(a) Proportion of bees scored as reproductively inactive (score=0), and degrees of reproductively active (score=1–3) following treatment of newly emerged bees for 10 days with 1 mM DAPT (n=324) or solvent control (n=321). Representative examples of the morphological differences seen between ovary scores are shown beneath the graphs. Treating newly emerged bees for 10 days with DAPT during mid-summer results in a significant decrease in the number of bees that are reproductively inactive (score=0, 69% reduced to 51%) and a significant increase in the number of bees that are actively laying eggs (score=3, 5% to 14%). Experiments were performed in triplicate on three separate occasions. (b) Proportion of bees scored as reproductively inactive (score=0), and degrees of reproductively active (score=1–3) following treatment of newly emerged bees for 10 days with solvent control (n=351), QMP and solvent control (n=378) or QMP and 1 mM DAPT (n=555). In late summer/early autumn there is a higher level of ovary activity in solvent-only treated bees (28% actively laying eggs, compared with 5% in mid-summer, consistent with reported seasonal variation in ovary activity40. Exposing these bees to synthetic queen pheromone reduced this ovary activity significantly (compare white bars and dark bars), with the proportion of bees actively laying eggs (score=3) reduced from 28 to 5%), this inhibition was partially overcome by treatment with DAPT (compare dark bars with light grey bars) and the proportion of bees actively laying eggs increased significantly from 5 to 16%. Experiments with QMP were performed in triplicate on two separate occasions. Error bars are 95% confidence intervals, *non-overlapping 95% confidence intervals.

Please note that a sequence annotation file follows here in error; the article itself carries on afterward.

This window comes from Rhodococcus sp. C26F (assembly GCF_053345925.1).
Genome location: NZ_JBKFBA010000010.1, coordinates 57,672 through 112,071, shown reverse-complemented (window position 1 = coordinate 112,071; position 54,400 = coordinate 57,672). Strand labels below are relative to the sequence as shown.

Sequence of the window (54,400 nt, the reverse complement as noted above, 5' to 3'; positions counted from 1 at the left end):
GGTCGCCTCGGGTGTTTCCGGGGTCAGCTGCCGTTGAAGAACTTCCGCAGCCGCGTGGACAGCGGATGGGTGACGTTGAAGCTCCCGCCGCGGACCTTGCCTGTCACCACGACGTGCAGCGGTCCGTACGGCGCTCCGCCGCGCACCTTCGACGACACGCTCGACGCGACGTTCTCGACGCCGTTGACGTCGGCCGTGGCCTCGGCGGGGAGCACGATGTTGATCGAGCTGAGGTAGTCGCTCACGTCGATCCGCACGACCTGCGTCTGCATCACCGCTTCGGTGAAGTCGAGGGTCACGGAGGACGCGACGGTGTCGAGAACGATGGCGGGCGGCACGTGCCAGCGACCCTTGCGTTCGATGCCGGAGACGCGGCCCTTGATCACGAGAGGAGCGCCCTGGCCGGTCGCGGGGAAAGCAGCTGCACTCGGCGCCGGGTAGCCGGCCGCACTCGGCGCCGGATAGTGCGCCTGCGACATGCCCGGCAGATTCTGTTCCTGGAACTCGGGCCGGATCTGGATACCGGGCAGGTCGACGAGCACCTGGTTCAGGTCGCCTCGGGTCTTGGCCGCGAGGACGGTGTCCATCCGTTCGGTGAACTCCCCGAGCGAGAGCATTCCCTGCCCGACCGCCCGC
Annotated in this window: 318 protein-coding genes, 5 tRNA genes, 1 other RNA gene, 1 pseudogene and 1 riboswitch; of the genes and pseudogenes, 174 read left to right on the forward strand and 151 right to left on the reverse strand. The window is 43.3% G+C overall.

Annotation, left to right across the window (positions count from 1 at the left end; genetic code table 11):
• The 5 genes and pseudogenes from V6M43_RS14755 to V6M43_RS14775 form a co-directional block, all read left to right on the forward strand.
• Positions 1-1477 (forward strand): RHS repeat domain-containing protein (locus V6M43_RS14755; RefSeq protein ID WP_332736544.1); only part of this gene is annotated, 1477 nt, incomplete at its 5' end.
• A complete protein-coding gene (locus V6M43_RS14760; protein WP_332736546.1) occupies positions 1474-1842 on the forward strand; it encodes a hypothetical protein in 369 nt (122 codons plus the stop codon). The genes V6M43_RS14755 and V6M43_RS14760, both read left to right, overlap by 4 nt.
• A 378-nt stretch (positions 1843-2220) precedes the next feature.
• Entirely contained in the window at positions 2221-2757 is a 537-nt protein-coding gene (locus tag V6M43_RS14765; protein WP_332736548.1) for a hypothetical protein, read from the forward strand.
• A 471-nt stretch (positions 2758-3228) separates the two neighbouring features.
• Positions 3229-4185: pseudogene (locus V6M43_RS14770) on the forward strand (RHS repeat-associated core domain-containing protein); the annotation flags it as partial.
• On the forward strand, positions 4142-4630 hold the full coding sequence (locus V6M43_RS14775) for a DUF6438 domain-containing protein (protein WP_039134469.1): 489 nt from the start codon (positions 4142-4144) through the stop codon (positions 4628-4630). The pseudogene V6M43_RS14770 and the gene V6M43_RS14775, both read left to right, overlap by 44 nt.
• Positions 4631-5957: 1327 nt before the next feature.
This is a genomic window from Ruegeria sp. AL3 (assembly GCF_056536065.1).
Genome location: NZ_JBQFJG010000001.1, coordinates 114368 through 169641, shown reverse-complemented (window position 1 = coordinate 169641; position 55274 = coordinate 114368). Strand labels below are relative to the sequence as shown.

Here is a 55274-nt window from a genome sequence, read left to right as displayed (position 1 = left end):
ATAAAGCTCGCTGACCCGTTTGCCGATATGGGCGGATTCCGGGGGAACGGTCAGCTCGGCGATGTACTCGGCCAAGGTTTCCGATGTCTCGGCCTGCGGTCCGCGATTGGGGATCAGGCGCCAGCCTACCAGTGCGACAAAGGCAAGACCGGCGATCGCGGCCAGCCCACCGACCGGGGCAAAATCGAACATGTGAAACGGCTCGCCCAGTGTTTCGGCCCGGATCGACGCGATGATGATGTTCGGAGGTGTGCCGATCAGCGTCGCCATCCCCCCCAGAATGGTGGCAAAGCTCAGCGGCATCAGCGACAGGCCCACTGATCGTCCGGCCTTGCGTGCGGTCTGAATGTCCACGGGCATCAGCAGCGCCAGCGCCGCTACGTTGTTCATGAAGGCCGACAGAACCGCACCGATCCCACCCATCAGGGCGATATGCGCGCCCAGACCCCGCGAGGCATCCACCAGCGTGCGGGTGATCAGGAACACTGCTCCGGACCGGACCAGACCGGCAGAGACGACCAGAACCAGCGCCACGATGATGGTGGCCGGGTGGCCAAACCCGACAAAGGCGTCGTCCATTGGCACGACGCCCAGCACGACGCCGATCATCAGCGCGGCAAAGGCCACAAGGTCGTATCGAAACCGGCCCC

QMP represses ovary activity via Notch signalling

To determine if Notch signalling is the proximate molecular mechanism by which QMP constrains reproduction in adult worker bees, we also treated newly emerged bees with DAPT in the presence of QMP for 10 days. These experiments were carried out in late summer/early autumn (March–April in the southern hemisphere) as this is when the highest proportion of bees activate their ovaries42, allowing us to show that QMP could efficiently repress ovary activity in our experimental system (Fig. 1b, compare white bars with dark grey bars). Indeed, 28% of bees not exposed to QMP were actively laying eggs (ovary score=3) during this late summer period, and exposure to QMP efficiently repressed this to just 5%.

We could overcome the inhibitory activity of QMP, at least partially, by treating bees with the inhibitor of Notch signalling DAPT (Fig. 1b, compare dark bars with light grey bars). We observed that the proportion of bees scored as actively laying eggs (score=3) rose from 5% with just QMP to 15% in the presence of QMP and DAPT. This finding indicates that partial inhibition of Notch signalling is able to overcome the reproductive constraints conferred by QMP, and demonstrates that Notch signalling may be a key mechanism by which QMP constrains reproduction in adult worker bees.

Loss of the queen reduces Notch signalling in worker ovaries